Barney's Blog

Blog archive

Redmond Tax Dodge

Months ago Google was roundly beaten for avoiding massive amounts of U.S. taxes. The trick, as I recall, is to claim your investment and expenses in America and book your profits overseas.

Under this approach Google pays something less than 2.5 percent, a fair bit less than the 35 percent U.S. corporate tax rate. It's all perfectly legal, and the short-term PR black eye is a small price to pay for savings billions every year. And some of that money goes back into the economy in the form of lobbyist fees and campaign donations!

Microsoft, as a shareholder-owned company, likewise does all it can to maximize profits. And this means the company parks 89 percent of its cash overseas.

However, unlike Google, Microsoft seems to pay its fair share, and last year paid a rate of 24 percent.

Tax thoughts welcome at dbarney@redmondmag.com.

 

Posted by Doug Barney on 09/24/2012 at 1:19 PM


Featured

  • Microsoft Shifting Away from Office 365 Brand Name in April

    Microsoft on Monday announced coming product naming changes, where "Office 365" is mostly getting replaced by the "Microsoft 365" brand.

  • Microsoft Grows Services Amid COVID-19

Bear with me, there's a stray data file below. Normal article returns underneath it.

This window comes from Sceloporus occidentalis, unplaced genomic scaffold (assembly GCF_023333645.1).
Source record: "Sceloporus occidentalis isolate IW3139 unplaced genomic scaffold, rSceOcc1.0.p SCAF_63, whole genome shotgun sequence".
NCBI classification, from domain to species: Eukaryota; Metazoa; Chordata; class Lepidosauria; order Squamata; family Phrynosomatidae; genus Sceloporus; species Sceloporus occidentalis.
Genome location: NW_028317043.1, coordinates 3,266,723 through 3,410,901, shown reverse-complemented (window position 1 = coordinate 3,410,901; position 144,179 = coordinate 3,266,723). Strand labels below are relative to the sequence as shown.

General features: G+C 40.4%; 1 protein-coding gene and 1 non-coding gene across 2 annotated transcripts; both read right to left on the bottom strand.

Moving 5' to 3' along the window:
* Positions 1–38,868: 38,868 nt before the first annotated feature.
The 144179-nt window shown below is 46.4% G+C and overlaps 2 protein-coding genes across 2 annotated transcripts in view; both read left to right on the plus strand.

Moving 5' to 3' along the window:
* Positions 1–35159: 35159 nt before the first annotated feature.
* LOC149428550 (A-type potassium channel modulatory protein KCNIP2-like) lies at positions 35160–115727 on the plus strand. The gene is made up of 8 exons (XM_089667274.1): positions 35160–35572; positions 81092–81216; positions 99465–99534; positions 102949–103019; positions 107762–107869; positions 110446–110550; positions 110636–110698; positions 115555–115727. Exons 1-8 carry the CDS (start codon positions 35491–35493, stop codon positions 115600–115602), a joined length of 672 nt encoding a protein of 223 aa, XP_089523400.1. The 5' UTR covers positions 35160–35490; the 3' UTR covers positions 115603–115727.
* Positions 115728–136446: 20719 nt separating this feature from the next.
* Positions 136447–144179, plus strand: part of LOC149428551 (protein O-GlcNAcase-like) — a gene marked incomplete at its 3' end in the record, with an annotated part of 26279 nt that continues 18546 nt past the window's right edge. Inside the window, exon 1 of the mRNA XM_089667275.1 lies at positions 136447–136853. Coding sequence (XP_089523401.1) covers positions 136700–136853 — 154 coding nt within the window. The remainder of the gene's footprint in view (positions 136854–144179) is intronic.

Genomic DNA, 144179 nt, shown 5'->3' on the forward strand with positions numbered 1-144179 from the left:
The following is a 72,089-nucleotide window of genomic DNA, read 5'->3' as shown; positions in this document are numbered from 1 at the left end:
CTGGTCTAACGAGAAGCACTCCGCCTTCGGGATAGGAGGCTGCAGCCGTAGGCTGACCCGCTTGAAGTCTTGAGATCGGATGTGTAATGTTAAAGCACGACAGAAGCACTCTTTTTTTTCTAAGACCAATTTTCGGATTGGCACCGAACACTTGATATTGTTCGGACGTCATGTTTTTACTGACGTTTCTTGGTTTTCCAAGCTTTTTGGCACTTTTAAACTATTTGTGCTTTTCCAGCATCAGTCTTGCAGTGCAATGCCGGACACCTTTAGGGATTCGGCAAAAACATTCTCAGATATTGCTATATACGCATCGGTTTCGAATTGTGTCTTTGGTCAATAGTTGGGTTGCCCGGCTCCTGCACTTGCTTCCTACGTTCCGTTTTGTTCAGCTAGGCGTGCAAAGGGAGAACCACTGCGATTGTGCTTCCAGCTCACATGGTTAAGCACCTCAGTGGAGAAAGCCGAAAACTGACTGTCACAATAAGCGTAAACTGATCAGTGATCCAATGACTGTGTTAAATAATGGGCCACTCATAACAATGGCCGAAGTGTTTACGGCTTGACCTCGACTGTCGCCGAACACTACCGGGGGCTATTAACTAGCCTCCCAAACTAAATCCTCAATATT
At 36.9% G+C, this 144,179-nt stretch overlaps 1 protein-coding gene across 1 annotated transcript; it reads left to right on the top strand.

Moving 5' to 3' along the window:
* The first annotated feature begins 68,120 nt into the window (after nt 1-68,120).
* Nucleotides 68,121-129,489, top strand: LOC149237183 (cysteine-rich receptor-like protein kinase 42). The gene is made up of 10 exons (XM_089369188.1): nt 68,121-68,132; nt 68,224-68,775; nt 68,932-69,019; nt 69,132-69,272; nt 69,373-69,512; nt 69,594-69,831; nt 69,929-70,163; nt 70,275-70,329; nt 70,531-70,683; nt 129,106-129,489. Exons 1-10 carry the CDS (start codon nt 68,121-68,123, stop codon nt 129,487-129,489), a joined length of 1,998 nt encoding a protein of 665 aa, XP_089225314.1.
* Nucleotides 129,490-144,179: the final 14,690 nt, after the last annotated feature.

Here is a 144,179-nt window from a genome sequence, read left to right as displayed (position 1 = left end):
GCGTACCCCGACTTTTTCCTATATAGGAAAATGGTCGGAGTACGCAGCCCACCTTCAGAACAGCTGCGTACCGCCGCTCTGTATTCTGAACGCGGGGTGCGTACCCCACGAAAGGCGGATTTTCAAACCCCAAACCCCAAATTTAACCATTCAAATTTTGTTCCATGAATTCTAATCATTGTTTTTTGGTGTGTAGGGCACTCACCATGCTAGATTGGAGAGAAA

Microsoft in a Saturday announcement recapped how its services have been affected by "shelter-in-place" governmental mandates in the last week, providing details on growth stats and prioritizations.

  • Microsoft Adds 6 More Months to Expiring Certification Programs

    Microsoft has announced an extension to the end date of three certification programs slated for retirement.

  • Microsoft's Surface Pro X: It's Like the Surface RT, But Better

    There's a lot about the Surface Pro X that's reminiscent of the ill-fated Surface RT. But despite the similarities, this might just be one of the rare cases where the sequel is better than the original.

comments powered by Disqus

Office 365 Watch

Sign up for our newsletter.

Terms and Privacy Policy consent

I agree to this site's Privacy Policy.